The Driving Me Crazy mini-series continue today with me making the huge decision to keep keeping my car.
I never thought I would an SUV driver. I love the earth, I had a small Mazda. But a car-moose collision and the need for a car a week afterwards meant I needed to buy something reliable and quick.
The used Subaru Forester was bought off a dealer and was originally owned by a priest (and I may have misunderstood but this priest may have made a hasty exit out of the priesthood). Talk about bad Carma.
So after long deliberation, I have decided to keep the Subaru even though it is not the most fuel efficient car. Here's how I made my decision, in hopes it will help someone else who is wondering if they should walk away from their car or stay and try to make it work.
1. How much is your car worth?
The Kelly Blue Book is of course the standard which these things are decided. My car is worth between $5,000-9,000. Besides the Kelly Blue Book, you can also look at eBay Motors. For my car, mileage, and model year, the prices seem to be around $7,000. To further refine prices, you can look at websites for area car dealers. So my car is worth let's say $6,000 (it's in fair condition and has doggy-ness all over it).
2. How much maintenace does your car require?
This is a very individual question. You can haul out your reciepts, credit card statements, or budget to figure this out. I've had oil changes and one major repair every year since having this car, which have cost me around $700 a year. When my car hits over 100,000 miles in the next year, I'm sure this will increase slightly but even $900 or $1000 spread over twelve months is much less then a car payment.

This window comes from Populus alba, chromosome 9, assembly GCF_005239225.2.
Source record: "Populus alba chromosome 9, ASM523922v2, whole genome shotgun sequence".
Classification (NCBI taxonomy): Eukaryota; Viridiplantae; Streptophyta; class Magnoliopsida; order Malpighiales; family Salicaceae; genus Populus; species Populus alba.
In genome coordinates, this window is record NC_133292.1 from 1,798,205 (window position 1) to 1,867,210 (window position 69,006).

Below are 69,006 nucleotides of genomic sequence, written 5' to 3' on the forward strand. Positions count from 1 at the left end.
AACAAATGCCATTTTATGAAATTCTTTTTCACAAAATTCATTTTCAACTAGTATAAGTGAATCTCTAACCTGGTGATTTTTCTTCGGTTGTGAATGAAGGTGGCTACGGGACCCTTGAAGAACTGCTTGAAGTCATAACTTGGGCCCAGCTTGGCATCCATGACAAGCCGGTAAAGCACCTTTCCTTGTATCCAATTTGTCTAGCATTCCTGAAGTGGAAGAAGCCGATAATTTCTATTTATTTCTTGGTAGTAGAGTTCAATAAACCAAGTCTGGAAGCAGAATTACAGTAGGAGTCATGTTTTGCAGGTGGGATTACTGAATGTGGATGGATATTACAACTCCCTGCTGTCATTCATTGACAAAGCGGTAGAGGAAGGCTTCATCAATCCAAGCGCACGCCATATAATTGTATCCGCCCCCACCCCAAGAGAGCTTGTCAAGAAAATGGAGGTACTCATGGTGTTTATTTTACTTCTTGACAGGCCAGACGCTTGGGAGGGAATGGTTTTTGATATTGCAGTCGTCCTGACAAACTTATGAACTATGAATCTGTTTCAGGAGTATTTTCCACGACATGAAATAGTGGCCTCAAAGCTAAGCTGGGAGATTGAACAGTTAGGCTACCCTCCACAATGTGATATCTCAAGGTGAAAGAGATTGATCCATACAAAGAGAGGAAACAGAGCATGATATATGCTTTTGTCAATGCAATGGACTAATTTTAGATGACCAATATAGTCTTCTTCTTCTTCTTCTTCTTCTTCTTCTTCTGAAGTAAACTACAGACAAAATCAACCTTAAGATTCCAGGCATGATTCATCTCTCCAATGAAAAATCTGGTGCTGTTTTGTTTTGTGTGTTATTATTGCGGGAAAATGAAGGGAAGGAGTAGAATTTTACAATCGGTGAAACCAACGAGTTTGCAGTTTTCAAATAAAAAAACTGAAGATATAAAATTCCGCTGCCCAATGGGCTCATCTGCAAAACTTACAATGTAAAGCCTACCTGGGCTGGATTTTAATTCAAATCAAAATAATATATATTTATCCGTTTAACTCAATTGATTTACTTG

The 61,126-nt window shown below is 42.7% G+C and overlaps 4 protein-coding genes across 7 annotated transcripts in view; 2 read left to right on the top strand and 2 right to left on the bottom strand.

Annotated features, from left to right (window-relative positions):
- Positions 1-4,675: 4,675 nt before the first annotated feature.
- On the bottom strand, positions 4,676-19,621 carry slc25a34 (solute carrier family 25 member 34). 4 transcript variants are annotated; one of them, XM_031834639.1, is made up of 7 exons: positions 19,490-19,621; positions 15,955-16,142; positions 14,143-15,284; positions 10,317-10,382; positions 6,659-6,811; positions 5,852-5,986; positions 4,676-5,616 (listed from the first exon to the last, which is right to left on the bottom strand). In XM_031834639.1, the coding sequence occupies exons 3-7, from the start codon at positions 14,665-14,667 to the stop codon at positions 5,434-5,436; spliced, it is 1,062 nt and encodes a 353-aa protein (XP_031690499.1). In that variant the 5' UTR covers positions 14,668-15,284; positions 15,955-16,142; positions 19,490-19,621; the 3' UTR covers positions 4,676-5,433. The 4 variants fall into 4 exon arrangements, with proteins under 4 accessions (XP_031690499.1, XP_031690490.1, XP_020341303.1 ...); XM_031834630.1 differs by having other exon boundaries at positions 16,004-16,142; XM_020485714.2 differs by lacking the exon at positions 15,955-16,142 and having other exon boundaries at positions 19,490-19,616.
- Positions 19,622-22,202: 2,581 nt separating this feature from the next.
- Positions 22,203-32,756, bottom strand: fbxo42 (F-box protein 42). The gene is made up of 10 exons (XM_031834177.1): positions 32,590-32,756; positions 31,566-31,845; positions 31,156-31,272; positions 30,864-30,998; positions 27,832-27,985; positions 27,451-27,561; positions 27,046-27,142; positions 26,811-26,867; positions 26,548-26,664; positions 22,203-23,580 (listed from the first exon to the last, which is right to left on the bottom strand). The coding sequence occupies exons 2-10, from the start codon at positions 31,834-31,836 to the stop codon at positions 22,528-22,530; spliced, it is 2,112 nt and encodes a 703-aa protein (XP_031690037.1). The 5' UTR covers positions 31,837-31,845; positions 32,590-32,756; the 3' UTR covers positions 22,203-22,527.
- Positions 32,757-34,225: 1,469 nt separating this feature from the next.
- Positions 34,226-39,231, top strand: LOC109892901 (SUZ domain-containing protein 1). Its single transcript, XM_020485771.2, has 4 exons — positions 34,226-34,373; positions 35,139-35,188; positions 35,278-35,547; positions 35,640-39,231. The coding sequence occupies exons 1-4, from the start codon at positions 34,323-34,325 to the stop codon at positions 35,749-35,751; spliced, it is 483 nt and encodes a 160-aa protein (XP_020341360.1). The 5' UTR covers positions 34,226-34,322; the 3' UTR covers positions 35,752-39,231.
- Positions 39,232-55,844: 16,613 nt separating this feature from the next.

3. How much money do you spend on gas?
I've been spending between $75-100 a month on gas for the past six months. Added to maintenance, ($1200 in gas a year + $1000 maintenance divided over 12 months), $183 is still less then a car payment would be. Here is a good little gas calculator you can use to figure out your costs.
4. Is your car a lemon?
If something is constantly breaking in your newish car, it's probably more then bad luck. I was reading the letter of this poor guy online who is having major issues with a new Neon. The response to his letter has some good ideas if you suspect your car is defective, including writing a detailed letter about the history of car troubles to the owner of the car dealership. Essentially, start on the lowest part of the scale and slowly escalate your efforts (though hopefully you won't need to).
5. It is most cost effective to drive your car into the ground but sometimes other forces are at work.
Kiplingers has an interesting calculator that shows costs of a new versus used car over time. One thing not in the calculator? Gas costs. Another? Your happiness. But with some numbers in front of you and some introspection, I'm sure you'll make the best decision for you.
So for now I keep the Subaru. What about you? Are you keeping your car?
Tomorrow: Car insurance demystified. At least I hope.